Post-show update/review: I'm always a little wary of getting too hyped about something that hasn't happened yet, especially when it comes to live performances, so I didn't really tell my kids too much about what they were going to see when I took them to the How to Train Your Dragon Live Spectacular. Since they were getting all amped over the Christmas lights on the construction cranes in downtown Seattle as we drove through, I figured we had this in the bag. And we did, it was a fantastic show. We did however, avert an expectations disaster when I realized the youngest was expecting actual live dragons. And he's nine. In retrospect I wish I had explained a little to my boys about the extraordinary technical feat it takes to make these creatures come to life -- the sheer scope of the engineering, the artistry of production, the performers' graceful interaction. They were wide-eyed anyway, but I'm not sure they really understood what it takes to put on this show. The grownups did, however, so we really enjoyed ourselves too. See below for updated "If You Go" information.
Don't be alarmed, it's only a fire-breathing dragon above your head. I'm pretty sure it won't bite.
Dreamworks' How to Train Your Dragon Live Spectacular will unleash 23 fire-breathing dragons — with wingspans up to 46 feet — into the Tacoma Dome, in seven performances starting tonight. I'll be taking all three of my boys, ages 9, almost 12 and 43. They don't know what they are about to see, but I'm hopping up and down in my chair, I'm so excited.
This is not your average string-puppet show. World-class acrobats and martial artists tell the story in what promises to be an eye-popping, jaw-dropping visual tour de force that takes advantage of the full scope and scale of the arena floor and fly space.
A state-of-the-art, wall-to-floor projection measuring more than 20,000 square feet sets the backdrop for crazy-cool animatronic dragons.That's like having live dragons and actors performing (and don't forget, flying) in front of the equivalent of nine movie screens.
This epic-adventure will take the audience deep into the mythical world of Viking dragon-slayers. Based on the book by Cressida Cowell, it centers on Hiccup, an awkward Viking teenager who falls short of his tribe’s expectations. When he encounters a dragon alone in the wild, the misfit begins to question his people's relationship to the winged dragons that share their land.
I've seen the movie and love the story. What's not to love about a boy teaching his people about the beauty of a creature once regarded as a menace useful only for target practice, chest beating and bragging rights?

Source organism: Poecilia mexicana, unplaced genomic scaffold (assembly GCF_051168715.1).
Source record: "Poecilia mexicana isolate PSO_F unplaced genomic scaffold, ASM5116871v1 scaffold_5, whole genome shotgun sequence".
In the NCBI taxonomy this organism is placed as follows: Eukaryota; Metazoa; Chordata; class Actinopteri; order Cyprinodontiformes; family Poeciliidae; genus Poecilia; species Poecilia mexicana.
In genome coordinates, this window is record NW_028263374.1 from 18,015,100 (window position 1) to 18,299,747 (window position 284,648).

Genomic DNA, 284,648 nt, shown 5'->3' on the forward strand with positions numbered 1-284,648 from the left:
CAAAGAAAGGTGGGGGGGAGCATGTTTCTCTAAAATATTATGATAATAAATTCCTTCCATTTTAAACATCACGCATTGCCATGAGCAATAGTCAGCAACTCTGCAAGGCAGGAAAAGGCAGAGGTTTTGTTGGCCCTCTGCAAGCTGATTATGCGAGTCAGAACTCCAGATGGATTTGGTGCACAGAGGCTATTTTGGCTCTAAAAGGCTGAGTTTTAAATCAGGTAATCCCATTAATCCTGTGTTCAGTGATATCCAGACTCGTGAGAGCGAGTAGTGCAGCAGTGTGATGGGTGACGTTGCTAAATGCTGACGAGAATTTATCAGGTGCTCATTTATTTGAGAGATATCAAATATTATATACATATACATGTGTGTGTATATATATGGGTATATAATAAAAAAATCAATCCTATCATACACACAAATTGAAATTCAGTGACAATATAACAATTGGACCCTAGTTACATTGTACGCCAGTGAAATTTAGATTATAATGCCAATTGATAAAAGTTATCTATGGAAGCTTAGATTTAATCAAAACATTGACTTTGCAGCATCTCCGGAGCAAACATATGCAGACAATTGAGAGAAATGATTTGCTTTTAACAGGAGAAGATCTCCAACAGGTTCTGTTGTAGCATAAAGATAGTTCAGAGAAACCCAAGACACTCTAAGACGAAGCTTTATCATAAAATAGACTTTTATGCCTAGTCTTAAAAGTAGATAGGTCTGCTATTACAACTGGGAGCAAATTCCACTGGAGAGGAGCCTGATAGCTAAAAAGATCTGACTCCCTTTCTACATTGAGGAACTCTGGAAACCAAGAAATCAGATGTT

The dragons in this production were years in the making and should astound even the kids raised on the movie magic of modern techno-theater. More than 50 model makers, digital designers, scenic artists, design and mechanical engineers, skins fabricators and control technicians worked together to bring these magnificent creatures to life. They walk, run, fly, breathe fire and make facial expressions.
The powerhouses behind the production are DreamWorks Animation, Global Creatures and S2BN Entertainment; it's produced by RZO Dragon Productions.
P.S.: Watch for an update that I'll post after seeing the show!
If you go ...
When: How to Train Your Dragon Live Spectacular runs Dec. 6–9: Thursday and Friday 7 p.m., Saturday 11 a.m., 3 p.m. and 7 p.m., Sunday 1 p.m. and 5 p.m.
Tickets: Buy online. Tickets cost $20–$65 + fees, which puts it in the "special occasion" category of the average budget, but promises to be worth it. Make sure everyone is well-fed and rested beforehand.
Good for your kid? The show runs just over two hours with a 20-minute intermission. It is loud and a little scary, and although there were quite a few really young ones there, I wouldn't take a kid under 5. Parking is $20 cash and the food is pricey, so plan that in your budget. They have souvenirs too, of course, so be prepared to shell out or have your speech ready. I'll admit, even though I was a mean mom and said no to the souvenirs, it was a hoot looking around the stadium at the multitudes of red and blue flashing Viking helmets.
About the author: Emily Metcalfe Smith lives and writes in Edmonds WA and is asking Santa for her very own dragon this year. Fingers crossed.